An image- document in the Széchényi library of the National Museum of Budapest dates back to 1192 (at the latest), and for decades has become something of a new founding document for all shroud researchers and their highly complex science. It is a small colored drawing on parchment in a codex measuring 9.5 inches by 5.9 inches, which also highlights the resurrection of Christ from the dead - and the burial of the crucified Lord. Above we therefore see Jesus dead, lying with a peaceful face, on a sheet that has been rolled out on a stone. His eyes and mouth are closed, with a sparse beard and long hair parted in the middle which hide his ears and frame his face. At the head of Jesus stands Joseph of Arimathea, the councilor of the Sanhedrin, at the feet of the Lord stands John. Both grasp the cloth with which the body was removed from the cross, while Nicodemus empties a bottle with precious spices over the body, as we read in the Gospel of John (19:39). The stone slab underneath is reminiscent of the so-called "anointing stone" from the Jerusalem Church of the Holy Sepulcher, which has long been venerated as the most important relic of the Pantocrator Church of Constantinople. Three striking details are unique in this representation. First, the body of Jesus is naked. Second, he keeps his hands crossed over the pubic area, his right hand over the left. Third, both hands only show four fingers and no thumb. So Jesus is depicted here as a real victim of an ancient, real, and concrete crucifixion, in which the nails were driven through the roots of his wrists (and not the palms of the hands). During this torture, the thumbs cramped inward into the palms of the hands due to the injury to the median nerve. And for this representation there is only a single “picture” in the vast array of pictures throughout History, which must have served as an exemplar and model. This is the Shroud of Christ in Turin which shows these significant details, but long before this linen even had appeared in Europe!

 

And this drawing from the library of Budapest was also made at least 133 years before the date assigned to the Shroud, resulting from a sensational radiocarbon investigation in 1988, according to which the shroud was supposed to have been woven between 1260 and 1390. This drawing from Budapest, which documents its evidence as if with a photo proof, dates from 1192 at the latest. For in 1150, on the occasion of an arranged wedding in Constantinople, the ambassador of Hungary was received by Manuel II Komnenos, and the Emperor of Byzantium showed him and his delegation the hidden treasures of his Blachern Chapel. In the process, the Shroud of Christ must have impressed itself in detail on one of the participants of the Hungarian delegation. Below the entombment we see - as centuries later with Juan de Flandes - three women come to the grave at the right, where an angel on the left with an outstretched right forefinger indicates the resurrection of Christ on this first Easter morning. Between the angel and the women we see a large, folded sheet of fabric, which is covered on the inside with Greek crosses and on the outside with zigzag lines, which are interpreted in research as an attempt to draw the herringbone pattern of the shroud. Four small holes depict four very old fire damage holes that can still be found in the "Holy Shroud" today.   But above this shroud, under the angel's finger, we see another folded little cloth, as if blowing, or as “rolled up, next to it, in a special place”, which had been lying on the face of the dead Jesus, as we came to know by the gospel of John.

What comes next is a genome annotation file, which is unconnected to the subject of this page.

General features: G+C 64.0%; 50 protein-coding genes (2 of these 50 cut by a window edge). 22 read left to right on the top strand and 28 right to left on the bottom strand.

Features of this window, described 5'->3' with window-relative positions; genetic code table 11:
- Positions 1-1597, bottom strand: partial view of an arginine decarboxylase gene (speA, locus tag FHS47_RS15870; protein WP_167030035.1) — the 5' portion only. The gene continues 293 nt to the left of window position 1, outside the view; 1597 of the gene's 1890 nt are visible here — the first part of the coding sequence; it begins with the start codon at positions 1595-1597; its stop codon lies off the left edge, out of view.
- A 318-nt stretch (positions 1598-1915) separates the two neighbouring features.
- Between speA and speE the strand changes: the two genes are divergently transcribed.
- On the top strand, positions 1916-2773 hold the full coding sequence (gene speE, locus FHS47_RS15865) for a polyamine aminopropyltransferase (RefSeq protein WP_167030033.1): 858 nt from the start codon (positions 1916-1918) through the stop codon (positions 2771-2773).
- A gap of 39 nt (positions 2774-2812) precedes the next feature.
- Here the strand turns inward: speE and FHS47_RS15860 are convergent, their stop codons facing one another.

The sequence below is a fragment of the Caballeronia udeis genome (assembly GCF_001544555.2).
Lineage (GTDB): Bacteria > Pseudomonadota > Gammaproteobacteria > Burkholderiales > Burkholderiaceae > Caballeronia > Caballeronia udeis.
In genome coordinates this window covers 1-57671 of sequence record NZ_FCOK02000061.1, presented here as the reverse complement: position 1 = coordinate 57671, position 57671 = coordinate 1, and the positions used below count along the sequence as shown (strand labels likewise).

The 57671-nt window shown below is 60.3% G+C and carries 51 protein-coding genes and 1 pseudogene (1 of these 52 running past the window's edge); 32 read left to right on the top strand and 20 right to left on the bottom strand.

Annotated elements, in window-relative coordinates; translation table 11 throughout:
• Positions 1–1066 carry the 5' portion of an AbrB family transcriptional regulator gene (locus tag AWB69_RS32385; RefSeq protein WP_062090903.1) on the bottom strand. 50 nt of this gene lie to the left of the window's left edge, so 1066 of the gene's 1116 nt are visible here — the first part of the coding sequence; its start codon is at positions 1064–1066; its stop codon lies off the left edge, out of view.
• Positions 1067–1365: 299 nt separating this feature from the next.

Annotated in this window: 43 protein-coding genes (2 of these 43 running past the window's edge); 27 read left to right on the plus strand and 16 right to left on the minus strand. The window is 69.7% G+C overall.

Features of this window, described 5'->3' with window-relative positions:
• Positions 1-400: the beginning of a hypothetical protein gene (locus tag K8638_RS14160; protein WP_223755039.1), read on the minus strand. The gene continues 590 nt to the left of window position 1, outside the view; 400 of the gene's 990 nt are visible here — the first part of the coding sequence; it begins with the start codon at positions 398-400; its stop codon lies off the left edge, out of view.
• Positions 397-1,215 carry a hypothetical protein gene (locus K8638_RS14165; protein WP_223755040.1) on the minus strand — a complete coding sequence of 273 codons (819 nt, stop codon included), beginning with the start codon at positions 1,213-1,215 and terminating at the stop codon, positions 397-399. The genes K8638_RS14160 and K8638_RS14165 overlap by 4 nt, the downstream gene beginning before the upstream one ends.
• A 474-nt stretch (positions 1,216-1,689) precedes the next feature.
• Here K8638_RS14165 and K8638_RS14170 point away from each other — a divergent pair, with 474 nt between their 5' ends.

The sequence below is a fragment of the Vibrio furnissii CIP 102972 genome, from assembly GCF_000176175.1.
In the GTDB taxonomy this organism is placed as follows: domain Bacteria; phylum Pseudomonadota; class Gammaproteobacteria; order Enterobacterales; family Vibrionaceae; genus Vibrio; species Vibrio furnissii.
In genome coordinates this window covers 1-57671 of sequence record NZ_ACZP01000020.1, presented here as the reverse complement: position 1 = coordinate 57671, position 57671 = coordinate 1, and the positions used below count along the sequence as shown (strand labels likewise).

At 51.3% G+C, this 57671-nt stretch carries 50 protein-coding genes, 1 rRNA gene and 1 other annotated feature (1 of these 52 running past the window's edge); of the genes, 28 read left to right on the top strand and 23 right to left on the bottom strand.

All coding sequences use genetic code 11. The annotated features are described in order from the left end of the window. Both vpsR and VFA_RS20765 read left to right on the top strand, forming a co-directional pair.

This veil over the large linen has a liveliness, as if wind were blowing into it. And under its right edge we can still see parts of the pattern of the shroud through the fabric. Making the veil completely transparent has obviously overwhelmed the capacity of the author of this almost childlike drawing. Nevertheless, in contrast to the large shroud, the sudarium appears as animated as the stole of the angel next to it. And in any case, we encounter the two cloths together in an almost realistic way for the first time in the picture, from the zero hour of Christianity. And both without “pictures”, without a body image and without a face, at least to our eyes.

 

The most significant detail of this depiction is, however, often overlooked in many debates about the burial cloths of Christ. In this representation in the Codex Pray from Budapest, the extremely important link for the history of the authenticity  of the shroud of Turin the angel doesn’t point to the big, long linen but to the transparent sudarium which like no other “image” allows us to gaze into the paschal mystery of the paschal hour.

 


Monday, April 5, 2021

The Poet Dante Describes the Face of Jesus in Eternal Easter Light